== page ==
What's more, not only is this bathroom bill, as even FOX news host Chris Wallace was moved to call it, "a solution in search of a problem," according to new poll by Public Policy Polling, most folks in North Carolina don't like it much.
According to their results, just 36% of voters in the state support HB2, compared to 45% who oppose it. 54% think it's had a negative impact on North Carolina's economy and 53% think it had a negative effect on North Carolina's national reputation. Perhaps most important, only 37% think its passage has made the state safer while 44% think it has not. And while a lot of the rhetoric around the bill been about protecting women, women both oppose the bill and think it's failing to make the state safer by even wider margins than the population as a whole.
That sort of, if you will, split decision between on the one hand bigots making wild claims to justify their bigotry and on the other people trying to simply face the reality of the existence and therefore of the rights of transgender people, also occurred in another place recently: Texas.
Now, the phrase about gender identity that a student "consistently and uniformly asserts" would seem to do away the screeching about boys putting on skirts to get a peek in the girls' locker room, but of course, that doesn't matter. So Texas' lieutenant governor Dan Patrick is calling for the resignation of school superintendent Kent Scribner, claiming Scribner "has lost his focus and thereby his ability to lead the Fort Worth ISD [Independent School District]" and just to be sure he had covered all his bases, he also said "I call upon the parents within the Fort Worth ISD to take immediate steps to repeal this stealthy scheme and remove Dr. Scribner from his post."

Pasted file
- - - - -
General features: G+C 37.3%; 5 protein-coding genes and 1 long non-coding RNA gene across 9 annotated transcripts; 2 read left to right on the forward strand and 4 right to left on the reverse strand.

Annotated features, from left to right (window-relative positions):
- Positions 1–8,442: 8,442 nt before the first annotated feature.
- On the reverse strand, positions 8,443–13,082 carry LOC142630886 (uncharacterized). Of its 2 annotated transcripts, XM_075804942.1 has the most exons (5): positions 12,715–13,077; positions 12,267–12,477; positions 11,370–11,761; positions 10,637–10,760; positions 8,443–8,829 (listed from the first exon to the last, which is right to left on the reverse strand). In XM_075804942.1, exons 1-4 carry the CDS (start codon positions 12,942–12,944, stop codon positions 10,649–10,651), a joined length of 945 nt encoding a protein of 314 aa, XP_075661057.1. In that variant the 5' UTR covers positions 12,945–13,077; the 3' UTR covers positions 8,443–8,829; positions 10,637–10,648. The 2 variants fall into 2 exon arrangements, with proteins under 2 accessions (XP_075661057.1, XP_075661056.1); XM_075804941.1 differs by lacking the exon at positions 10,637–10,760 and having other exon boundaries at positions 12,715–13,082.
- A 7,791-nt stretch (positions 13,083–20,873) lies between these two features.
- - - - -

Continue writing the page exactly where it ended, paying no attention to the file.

Hilariously, Patrick accused Scribner of having "placed his own personal political agenda ahead of" the students. This despite the fact that just last week, Patrick made clear he would support Texas passing a law prohibiting transgender people from using the bathroom that corresponds to their gender identity.
Scribner, for his part, says he is proud of the rules and will not resign.
Finally on this topic for this week, remember Louisiana Gov. Bobby Jindal, one of those shrieking about how same-sex marriage was the doom of all that is good in the world?
Well, Bobby Jindal isn't the governor of Louisiana any more and on April 13, the current governor, John Bel Edwards, issued an executive order that protects state workers and state contractors from being fired, discriminated against, or harassed based on their gender identity or sexual orientation.
It has limitations in that it exempts religious organizations such as the Catholic church that contract with the state to provide services, and since it's an executive order, not a law, it doesn't effect those outside state government. And in fact, outside of a government setting Louisiana law does not provide protections against employment nondiscrimination for LGBTQ workers. Even so, this is still a clear - and considering the location, rather bold - step forward.
I still say: On this issue, it may take time, it may take a generation, but justice will come.